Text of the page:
Why ex-Service men and women can help fill your digital skills gap

Posted on Monday, May 1, 2023 by Faye CoppNo comments

Brigadier (Retired) Andrew Jackson

The cyber security industry is thriving but growth is constrained by the well known - and growing - skills gap. {1} It is clear that current solutions are either simply not working or are failing to keep up with demand.   

A pool of around 1million UK ex-military personnel of working age is topped up by a further 20,000 regular or reservist Service leavers per annum. With their sharp decision-making skills, security mindsets and risk and crisis management experience, this community is well suited – and well-equipped to fill roles in this booming industry and help close the widening skills gap. 

To me, there are 3 barriers that prevent military people from employment in cyber jobs, at least 2 of which are not even addressed by current solutions:

  • Visibility of opportunities and understanding by ex-military jobseekers of the relevance - of their highly transferable - military security skills and experience, especially to cyber security. Most think that cyber is a job for the techies; a perception compounded by some often impenetrable language.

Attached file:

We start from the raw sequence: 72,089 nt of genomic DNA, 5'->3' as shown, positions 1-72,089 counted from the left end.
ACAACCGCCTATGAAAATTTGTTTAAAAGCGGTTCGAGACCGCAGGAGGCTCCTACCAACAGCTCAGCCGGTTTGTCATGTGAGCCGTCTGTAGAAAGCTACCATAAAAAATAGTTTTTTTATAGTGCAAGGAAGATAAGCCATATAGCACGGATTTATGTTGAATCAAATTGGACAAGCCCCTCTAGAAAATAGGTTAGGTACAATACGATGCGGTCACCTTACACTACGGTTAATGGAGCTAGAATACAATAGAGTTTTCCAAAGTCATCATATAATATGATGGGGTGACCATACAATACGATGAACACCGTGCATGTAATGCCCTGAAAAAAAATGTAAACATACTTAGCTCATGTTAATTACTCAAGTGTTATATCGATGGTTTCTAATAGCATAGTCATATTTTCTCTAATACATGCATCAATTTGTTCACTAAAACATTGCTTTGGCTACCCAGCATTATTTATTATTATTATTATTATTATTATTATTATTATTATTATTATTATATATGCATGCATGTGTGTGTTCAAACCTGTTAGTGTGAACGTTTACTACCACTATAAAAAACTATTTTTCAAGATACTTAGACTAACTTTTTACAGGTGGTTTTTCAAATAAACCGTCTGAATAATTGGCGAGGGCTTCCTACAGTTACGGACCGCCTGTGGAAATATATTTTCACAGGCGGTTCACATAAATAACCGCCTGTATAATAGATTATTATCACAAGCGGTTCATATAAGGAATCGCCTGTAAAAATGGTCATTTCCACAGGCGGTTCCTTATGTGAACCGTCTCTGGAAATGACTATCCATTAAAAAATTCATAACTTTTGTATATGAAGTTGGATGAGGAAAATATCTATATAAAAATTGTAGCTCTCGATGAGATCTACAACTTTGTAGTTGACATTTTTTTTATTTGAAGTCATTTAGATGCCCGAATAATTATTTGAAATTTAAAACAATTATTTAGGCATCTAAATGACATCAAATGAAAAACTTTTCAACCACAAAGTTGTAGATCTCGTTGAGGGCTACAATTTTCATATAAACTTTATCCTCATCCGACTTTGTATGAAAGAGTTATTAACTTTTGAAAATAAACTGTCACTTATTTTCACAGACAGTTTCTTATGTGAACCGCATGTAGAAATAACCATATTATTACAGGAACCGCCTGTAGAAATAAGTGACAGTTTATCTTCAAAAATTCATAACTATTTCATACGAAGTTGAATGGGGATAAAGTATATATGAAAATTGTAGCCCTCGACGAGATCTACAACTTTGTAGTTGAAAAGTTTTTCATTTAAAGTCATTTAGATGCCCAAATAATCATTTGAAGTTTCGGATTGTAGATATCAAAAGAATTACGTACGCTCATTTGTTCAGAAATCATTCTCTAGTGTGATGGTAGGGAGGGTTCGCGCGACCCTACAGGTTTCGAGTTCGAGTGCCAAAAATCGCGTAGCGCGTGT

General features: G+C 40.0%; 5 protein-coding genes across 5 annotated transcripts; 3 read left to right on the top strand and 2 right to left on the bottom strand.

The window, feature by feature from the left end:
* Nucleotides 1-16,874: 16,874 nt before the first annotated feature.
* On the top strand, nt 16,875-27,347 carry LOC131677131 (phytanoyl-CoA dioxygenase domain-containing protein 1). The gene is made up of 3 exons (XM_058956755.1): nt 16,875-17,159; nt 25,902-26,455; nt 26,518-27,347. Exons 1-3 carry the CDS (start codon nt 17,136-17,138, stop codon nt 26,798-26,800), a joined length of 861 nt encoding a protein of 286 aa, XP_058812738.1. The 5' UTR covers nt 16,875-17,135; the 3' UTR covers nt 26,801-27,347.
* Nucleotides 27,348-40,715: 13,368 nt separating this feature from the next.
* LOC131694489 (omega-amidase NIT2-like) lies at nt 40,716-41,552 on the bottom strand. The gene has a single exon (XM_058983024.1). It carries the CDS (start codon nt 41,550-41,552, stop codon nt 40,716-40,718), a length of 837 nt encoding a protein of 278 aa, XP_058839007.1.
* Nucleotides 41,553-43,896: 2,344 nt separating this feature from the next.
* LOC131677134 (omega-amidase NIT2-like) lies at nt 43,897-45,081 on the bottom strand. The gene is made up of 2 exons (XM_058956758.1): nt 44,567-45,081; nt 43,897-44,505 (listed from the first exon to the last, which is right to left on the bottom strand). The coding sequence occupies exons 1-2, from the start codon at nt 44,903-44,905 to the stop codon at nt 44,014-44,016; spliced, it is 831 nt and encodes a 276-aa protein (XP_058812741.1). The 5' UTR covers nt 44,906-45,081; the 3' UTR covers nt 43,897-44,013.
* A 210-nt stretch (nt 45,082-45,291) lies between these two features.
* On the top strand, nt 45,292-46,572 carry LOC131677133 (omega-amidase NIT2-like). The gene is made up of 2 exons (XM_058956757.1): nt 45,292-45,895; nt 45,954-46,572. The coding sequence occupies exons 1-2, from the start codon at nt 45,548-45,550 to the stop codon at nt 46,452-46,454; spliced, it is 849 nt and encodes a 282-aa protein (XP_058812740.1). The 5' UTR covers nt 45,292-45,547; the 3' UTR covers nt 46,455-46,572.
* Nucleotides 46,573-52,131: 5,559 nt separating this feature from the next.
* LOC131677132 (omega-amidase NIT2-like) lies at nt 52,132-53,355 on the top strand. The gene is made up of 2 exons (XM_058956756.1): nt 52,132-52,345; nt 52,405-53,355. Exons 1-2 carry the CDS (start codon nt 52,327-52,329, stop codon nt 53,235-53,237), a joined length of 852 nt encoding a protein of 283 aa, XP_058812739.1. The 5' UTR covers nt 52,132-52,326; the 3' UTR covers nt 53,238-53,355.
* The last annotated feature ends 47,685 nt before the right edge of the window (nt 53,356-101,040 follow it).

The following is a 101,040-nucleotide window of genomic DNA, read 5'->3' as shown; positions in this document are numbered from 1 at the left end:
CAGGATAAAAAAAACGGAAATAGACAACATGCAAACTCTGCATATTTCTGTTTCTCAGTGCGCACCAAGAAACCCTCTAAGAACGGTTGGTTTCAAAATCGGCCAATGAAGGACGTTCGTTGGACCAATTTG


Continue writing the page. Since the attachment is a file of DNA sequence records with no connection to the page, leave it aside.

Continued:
• Realigning or improving their military security skills and gaining the requisite skills to succeed

  • Commercial experience. The first line of every job description that requires a minimum experience requirement excludes most from the military community at the very start of the recruitment process.

These barriers require effort by both employers and jobseekers to overcome. Hiring managers regurgitating the same old job description and demanding that their HR teams find people to fit their exacting requirements is not good enough at the best of times, never-mind when talent is in short supply. In a recent engagement with a prospective client, they shared a job description for a ‘business critical’ role listing no less than 22 essential requirements; no better way to put off any candidate, let alone those from the Armed Forces who already feel at a disadvantage to those with commercial experience.

So we need to do innovation, not just talk about it, and be prepared to invest in programmes to attract, train, qualify and provide sufficient experience to encourage and enable people from the Armed Forces community their battle to break into the cyber sector.

SaluteMyJob partners with employers to deliver pipelines of talent from the Armed Forces community into roles where employers face shortages of skilled talent, with a particular focus on:

  • Cyber Security Operations, including incident management

  • Security Consulting and risk management

  • Network Security Engineer


UK MOD © Crown copyright 2021


  1. Security Mindset

Ex-military personnel have extensive military security and risk management training and experience. They have applied these skills in the most challenging situations and start their planning with security as the first priority, not an afterthought. . With cyber warfare on the rise, there is also a growing number of individuals within the Armed Forces that have been specially trained in threat intelligence, risk management, compliance and cyber security, who are ready-trained to join the civilian cyber battlespace.

  1. Adaptability